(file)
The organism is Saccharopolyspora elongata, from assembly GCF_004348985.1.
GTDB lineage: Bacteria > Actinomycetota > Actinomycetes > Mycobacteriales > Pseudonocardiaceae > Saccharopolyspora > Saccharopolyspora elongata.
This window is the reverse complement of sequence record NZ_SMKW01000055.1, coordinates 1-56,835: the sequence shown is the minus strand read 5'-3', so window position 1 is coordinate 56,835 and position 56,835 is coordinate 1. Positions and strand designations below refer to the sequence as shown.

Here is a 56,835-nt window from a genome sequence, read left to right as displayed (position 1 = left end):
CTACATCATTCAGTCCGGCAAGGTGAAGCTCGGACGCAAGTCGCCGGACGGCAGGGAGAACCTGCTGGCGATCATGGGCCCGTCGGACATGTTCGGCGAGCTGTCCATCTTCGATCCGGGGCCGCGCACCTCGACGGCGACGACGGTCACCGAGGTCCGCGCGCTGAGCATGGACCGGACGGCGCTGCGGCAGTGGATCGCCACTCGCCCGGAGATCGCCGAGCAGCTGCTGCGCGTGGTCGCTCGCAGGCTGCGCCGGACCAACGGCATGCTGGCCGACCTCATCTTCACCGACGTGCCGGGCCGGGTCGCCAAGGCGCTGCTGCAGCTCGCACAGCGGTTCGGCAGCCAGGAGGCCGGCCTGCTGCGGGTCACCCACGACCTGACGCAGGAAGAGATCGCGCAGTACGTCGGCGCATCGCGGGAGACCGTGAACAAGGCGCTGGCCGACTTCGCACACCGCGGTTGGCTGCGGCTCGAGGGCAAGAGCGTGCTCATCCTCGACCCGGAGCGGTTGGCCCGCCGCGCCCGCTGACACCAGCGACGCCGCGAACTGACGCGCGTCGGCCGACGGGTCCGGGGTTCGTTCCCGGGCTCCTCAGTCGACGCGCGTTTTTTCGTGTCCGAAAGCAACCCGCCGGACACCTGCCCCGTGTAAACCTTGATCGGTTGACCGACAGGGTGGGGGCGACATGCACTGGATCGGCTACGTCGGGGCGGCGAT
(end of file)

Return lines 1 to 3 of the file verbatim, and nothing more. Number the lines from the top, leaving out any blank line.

The organism is Saccharopolyspora elongata, from assembly GCF_004348985.1.
GTDB lineage: Bacteria > Actinomycetota > Actinomycetes > Mycobacteriales > Pseudonocardiaceae > Saccharopolyspora > Saccharopolyspora elongata.
This window is the reverse complement of sequence record NZ_SMKW01000055.1, coordinates 1-56,835: the sequence shown is the minus strand read 5'-3', so window position 1 is coordinate 56,835 and position 56,835 is coordinate 1. Positions and strand designations below refer to the sequence as shown.